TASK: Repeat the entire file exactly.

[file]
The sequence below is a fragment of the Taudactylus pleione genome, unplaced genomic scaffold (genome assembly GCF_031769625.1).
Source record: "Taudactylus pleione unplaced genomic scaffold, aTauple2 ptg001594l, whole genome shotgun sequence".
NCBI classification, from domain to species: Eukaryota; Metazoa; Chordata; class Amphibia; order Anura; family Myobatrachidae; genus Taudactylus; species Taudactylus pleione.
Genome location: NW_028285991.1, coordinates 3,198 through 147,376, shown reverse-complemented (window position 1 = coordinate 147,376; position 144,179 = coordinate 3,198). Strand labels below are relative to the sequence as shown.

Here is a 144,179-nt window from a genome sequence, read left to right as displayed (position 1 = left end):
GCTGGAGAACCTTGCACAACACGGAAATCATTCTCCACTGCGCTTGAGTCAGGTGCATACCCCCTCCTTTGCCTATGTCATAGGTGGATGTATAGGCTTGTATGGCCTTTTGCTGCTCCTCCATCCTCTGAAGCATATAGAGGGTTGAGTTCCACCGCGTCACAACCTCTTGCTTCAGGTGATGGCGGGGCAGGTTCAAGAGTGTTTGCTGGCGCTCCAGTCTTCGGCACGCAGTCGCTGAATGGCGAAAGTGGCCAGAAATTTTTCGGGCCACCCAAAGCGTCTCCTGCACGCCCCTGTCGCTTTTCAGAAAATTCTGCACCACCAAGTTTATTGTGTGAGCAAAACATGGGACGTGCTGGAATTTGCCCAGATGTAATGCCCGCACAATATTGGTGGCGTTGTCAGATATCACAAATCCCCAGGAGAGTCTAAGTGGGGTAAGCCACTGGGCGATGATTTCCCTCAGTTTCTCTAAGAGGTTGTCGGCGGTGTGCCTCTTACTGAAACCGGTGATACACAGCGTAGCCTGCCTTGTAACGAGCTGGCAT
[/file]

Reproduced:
The sequence below is a fragment of the Taudactylus pleione genome, unplaced genomic scaffold (genome assembly GCF_031769625.1).
Source record: "Taudactylus pleione unplaced genomic scaffold, aTauple2 ptg001594l, whole genome shotgun sequence".
NCBI classification, from domain to species: Eukaryota; Metazoa; Chordata; class Amphibia; order Anura; family Myobatrachidae; genus Taudactylus; species Taudactylus pleione.
Genome location: NW_028285991.1, coordinates 3,198 through 147,376, shown reverse-complemented (window position 1 = coordinate 147,376; position 144,179 = coordinate 3,198). Strand labels below are relative to the sequence as shown.

Here is a 144,179-nt window from a genome sequence, read left to right as displayed (position 1 = left end):
GCTGGAGAACCTTGCACAACACGGAAATCATTCTCCACTGCGCTTGAGTCAGGTGCATACCCCCTCCTTTGCCTATGTCATAGGTGGATGTATAGGCTTGTATGGCCTTTTGCTGCTCCTCCATCCTCTGAAGCATATAGAGGGTTGAGTTCCACCGCGTCACAACCTCTTGCTTCAGGTGATGGCGGGGCAGGTTCAAGAGTGTTTGCTGGCGCTCCAGTCTTCGGCACGCAGTCGCTGAATGGCGAAAGTGGCCAGAAATTTTTCGGGCCACCCAAAGCGTCTCCTGCACGCCCCTGTCGCTTTTCAGAAAATTCTGCACCACCAAGTTTATTGTGTGAGCAAAACATGGGACGTGCTGGAATTTGCCCAGATGTAATGCCCGCACAATATTGGTGGCGTTGTCAGATATCACAAATCCCCAGGAGAGTCTAAGTGGGGTAAGCCACTGGGCGATGATTTCCCTCAGTTTCTCTAAGAGGTTGTCGGCGGTGTGCCTCTTACTGAAACCGGTGATACACAGCGTAGCCTGCCTTGTAACGAGCTGGCAT